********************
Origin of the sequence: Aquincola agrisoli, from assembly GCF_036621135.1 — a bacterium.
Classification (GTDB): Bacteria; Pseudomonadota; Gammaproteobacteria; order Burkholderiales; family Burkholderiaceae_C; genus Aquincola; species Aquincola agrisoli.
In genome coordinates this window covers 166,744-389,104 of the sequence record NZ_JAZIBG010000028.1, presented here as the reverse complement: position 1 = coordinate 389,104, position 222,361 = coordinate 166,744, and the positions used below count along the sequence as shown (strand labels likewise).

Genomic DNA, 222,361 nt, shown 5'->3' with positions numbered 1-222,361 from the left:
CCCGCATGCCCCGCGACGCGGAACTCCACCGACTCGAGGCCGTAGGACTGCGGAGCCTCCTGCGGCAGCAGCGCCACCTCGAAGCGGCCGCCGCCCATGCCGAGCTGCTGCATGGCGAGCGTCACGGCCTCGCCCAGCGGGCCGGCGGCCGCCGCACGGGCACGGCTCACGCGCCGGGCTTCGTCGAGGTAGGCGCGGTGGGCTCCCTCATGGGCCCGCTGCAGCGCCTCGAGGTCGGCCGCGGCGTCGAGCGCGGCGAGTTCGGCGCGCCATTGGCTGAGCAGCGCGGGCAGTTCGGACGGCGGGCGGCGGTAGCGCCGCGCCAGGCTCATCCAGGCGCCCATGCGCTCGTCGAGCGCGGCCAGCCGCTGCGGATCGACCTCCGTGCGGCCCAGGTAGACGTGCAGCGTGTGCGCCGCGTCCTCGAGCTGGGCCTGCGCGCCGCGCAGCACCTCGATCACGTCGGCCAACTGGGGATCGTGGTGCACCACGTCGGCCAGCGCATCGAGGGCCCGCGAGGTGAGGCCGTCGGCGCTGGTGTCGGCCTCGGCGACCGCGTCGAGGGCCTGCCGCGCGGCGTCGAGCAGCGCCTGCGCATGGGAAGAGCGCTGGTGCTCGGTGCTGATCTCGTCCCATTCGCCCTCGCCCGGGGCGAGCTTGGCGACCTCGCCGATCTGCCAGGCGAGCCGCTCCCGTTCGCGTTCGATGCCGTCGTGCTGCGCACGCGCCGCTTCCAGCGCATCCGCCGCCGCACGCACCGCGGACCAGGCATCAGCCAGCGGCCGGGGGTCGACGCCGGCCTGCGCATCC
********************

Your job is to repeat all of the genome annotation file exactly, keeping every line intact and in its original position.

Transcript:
Origin of the sequence: Aquincola agrisoli, from assembly GCF_036621135.1 — a bacterium.
Classification (GTDB): Bacteria; Pseudomonadota; Gammaproteobacteria; order Burkholderiales; family Burkholderiaceae_C; genus Aquincola; species Aquincola agrisoli.
In genome coordinates this window covers 166,744-389,104 of the sequence record NZ_JAZIBG010000028.1, presented here as the reverse complement: position 1 = coordinate 389,104, position 222,361 = coordinate 166,744, and the positions used below count along the sequence as shown (strand labels likewise).

Genomic DNA, 222,361 nt, shown 5'->3' with positions numbered 1-222,361 from the left:
CCCGCATGCCCCGCGACGCGGAACTCCACCGACTCGAGGCCGTAGGACTGCGGAGCCTCCTGCGGCAGCAGCGCCACCTCGAAGCGGCCGCCGCCCATGCCGAGCTGCTGCATGGCGAGCGTCACGGCCTCGCCCAGCGGGCCGGCGGCCGCCGCACGGGCACGGCTCACGCGCCGGGCTTCGTCGAGGTAGGCGCGGTGGGCTCCCTCATGGGCCCGCTGCAGCGCCTCGAGGTCGGCCGCGGCGTCGAGCGCGGCGAGTTCGGCGCGCCATTGGCTGAGCAGCGCGGGCAGTTCGGACGGCGGGCGGCGGTAGCGCCGCGCCAGGCTCATCCAGGCGCCCATGCGCTCGTCGAGCGCGGCCAGCCGCTGCGGATCGACCTCCGTGCGGCCCAGGTAGACGTGCAGCGTGTGCGCCGCGTCCTCGAGCTGGGCCTGCGCGCCGCGCAGCACCTCGATCACGTCGGCCAACTGGGGATCGTGGTGCACCACGTCGGCCAGCGCATCGAGGGCCCGCGAGGTGAGGCCGTCGGCGCTGGTGTCGGCCTCGGCGACCGCGTCGAGGGCCTGCCGCGCGGCGTCGAGCAGCGCCTGCGCATGGGAAGAGCGCTGGTGCTCGGTGCTGATCTCGTCCCATTCGCCCTCGCCCGGGGCGAGCTTGGCGACCTCGCCGATCTGCCAGGCGAGCCGCTCCCGTTCGCGTTCGATGCCGTCGTGCTGCGCACGCGCCGCTTCCAGCGCATCCGCCGCCGCACGCACCGCGGACCAGGCATCAGCCAGCGGCCGGGGGTCGACGCCGGCCTGCGCATCC